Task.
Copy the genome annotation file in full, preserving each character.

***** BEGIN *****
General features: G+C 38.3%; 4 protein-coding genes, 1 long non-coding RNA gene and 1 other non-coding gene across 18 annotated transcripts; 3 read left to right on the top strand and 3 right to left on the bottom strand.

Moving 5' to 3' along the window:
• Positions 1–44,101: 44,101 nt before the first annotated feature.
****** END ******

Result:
General features: G+C 38.3%; 4 protein-coding genes, 1 long non-coding RNA gene and 1 other non-coding gene across 18 annotated transcripts; 3 read left to right on the top strand and 3 right to left on the bottom strand.

Moving 5' to 3' along the window:
• Positions 1–44,101: 44,101 nt before the first annotated feature.